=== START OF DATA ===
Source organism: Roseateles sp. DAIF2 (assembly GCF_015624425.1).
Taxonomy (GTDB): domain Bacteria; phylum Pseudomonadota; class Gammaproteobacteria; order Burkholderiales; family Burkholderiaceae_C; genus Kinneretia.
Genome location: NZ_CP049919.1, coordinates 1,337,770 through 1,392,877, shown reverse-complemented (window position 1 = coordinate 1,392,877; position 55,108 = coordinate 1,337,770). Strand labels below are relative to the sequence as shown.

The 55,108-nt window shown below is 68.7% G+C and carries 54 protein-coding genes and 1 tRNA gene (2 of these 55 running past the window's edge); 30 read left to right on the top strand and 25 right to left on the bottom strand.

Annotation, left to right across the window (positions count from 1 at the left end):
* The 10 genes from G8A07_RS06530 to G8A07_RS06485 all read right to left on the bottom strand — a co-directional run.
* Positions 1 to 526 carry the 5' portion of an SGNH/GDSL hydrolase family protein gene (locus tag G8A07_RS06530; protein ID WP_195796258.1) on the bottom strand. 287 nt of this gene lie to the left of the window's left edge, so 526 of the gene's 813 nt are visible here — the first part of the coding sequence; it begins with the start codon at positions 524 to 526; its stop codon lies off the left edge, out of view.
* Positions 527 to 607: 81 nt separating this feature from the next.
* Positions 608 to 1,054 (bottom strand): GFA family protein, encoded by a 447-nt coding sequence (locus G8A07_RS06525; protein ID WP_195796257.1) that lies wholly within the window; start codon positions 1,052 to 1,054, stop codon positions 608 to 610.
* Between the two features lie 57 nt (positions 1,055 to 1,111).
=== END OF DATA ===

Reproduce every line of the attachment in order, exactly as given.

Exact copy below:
Source organism: Roseateles sp. DAIF2 (assembly GCF_015624425.1).
Taxonomy (GTDB): domain Bacteria; phylum Pseudomonadota; class Gammaproteobacteria; order Burkholderiales; family Burkholderiaceae_C; genus Kinneretia.
Genome location: NZ_CP049919.1, coordinates 1,337,770 through 1,392,877, shown reverse-complemented (window position 1 = coordinate 1,392,877; position 55,108 = coordinate 1,337,770). Strand labels below are relative to the sequence as shown.

The 55,108-nt window shown below is 68.7% G+C and carries 54 protein-coding genes and 1 tRNA gene (2 of these 55 running past the window's edge); 30 read left to right on the top strand and 25 right to left on the bottom strand.

Annotation, left to right across the window (positions count from 1 at the left end):
* The 10 genes from G8A07_RS06530 to G8A07_RS06485 all read right to left on the bottom strand — a co-directional run.
* Positions 1 to 526 carry the 5' portion of an SGNH/GDSL hydrolase family protein gene (locus tag G8A07_RS06530; protein ID WP_195796258.1) on the bottom strand. 287 nt of this gene lie to the left of the window's left edge, so 526 of the gene's 813 nt are visible here — the first part of the coding sequence; it begins with the start codon at positions 524 to 526; its stop codon lies off the left edge, out of view.
* Positions 527 to 607: 81 nt separating this feature from the next.
* Positions 608 to 1,054 (bottom strand): GFA family protein, encoded by a 447-nt coding sequence (locus G8A07_RS06525; protein ID WP_195796257.1) that lies wholly within the window; start codon positions 1,052 to 1,054, stop codon positions 608 to 610.
* Between the two features lie 57 nt (positions 1,055 to 1,111).